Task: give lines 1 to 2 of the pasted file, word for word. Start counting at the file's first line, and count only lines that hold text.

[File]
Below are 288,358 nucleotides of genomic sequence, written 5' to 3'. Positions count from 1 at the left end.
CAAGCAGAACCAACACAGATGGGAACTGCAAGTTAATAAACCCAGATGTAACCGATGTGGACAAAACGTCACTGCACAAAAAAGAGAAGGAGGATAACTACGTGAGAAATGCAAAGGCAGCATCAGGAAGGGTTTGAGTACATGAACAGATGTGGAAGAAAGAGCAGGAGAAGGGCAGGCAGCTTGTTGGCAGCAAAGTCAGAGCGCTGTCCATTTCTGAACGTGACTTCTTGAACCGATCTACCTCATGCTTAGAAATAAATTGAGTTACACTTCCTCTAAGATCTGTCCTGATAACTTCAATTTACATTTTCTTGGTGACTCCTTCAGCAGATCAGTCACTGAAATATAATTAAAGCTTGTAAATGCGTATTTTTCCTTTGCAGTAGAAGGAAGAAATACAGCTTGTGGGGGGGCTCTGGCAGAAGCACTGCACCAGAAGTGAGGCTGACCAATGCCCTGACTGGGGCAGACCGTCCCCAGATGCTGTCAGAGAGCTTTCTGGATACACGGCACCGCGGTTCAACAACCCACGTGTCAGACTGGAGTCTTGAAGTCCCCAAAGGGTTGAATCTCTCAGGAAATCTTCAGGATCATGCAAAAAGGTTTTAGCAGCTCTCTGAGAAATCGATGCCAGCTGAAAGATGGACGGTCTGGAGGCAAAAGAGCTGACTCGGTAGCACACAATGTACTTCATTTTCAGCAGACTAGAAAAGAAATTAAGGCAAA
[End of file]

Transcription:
Below are 288,358 nucleotides of genomic sequence, written 5' to 3'. Positions count from 1 at the left end.
CAAGCAGAACCAACACAGATGGGAACTGCAAGTTAATAAACCCAGATGTAACCGATGTGGACAAAACGTCACTGCACAAAAAAGAGAAGGAGGATAACTACGTGAGAAATGCAAAGGCAGCATCAGGAAGGGTTTGAGTACATGAACAGATGTGGAAGAAAGAGCAGGAGAAGGGCAGGCAGCTTGTTGGCAGCAAAGTCAGAGCGCTGTCCATTTCTGAACGTGACTTCTTGAACCGATCTACCTCATGCTTAGAAATAAATTGAGTTACACTTCCTCTAAGATCTGTCCTGATAACTTCAATTTACATTTTCTTGGTGACTCCTTCAGCAGATCAGTCACTGAAATATAATTAAAGCTTGTAAATGCGTATTTTTCCTTTGCAGTAGAAGGAAGAAATACAGCTTGTGGGGGGGCTCTGGCAGAAGCACTGCACCAGAAGTGAGGCTGACCAATGCCCTGACTGGGGCAGACCGTCCCCAGATGCTGTCAGAGAGCTTTCTGGATACACGGCACCGCGGTTCAACAACCCACGTGTCAGACTGGAGTCTTGAAGTCCCCAAAGGGTTGAATCTCTCAGGAAATCTTCAGGATCATGCAAAAAGGTTTTAGCAGCTCTCTGAGAAATCGATGCCAGCTGAAAGATGGACGGTCTGGAGGCAAAAGAGCTGACTCGGTAGCACACAATGTACTTCATTTTCAGCAGACTAGAAAAGAAATTAAGGCAAA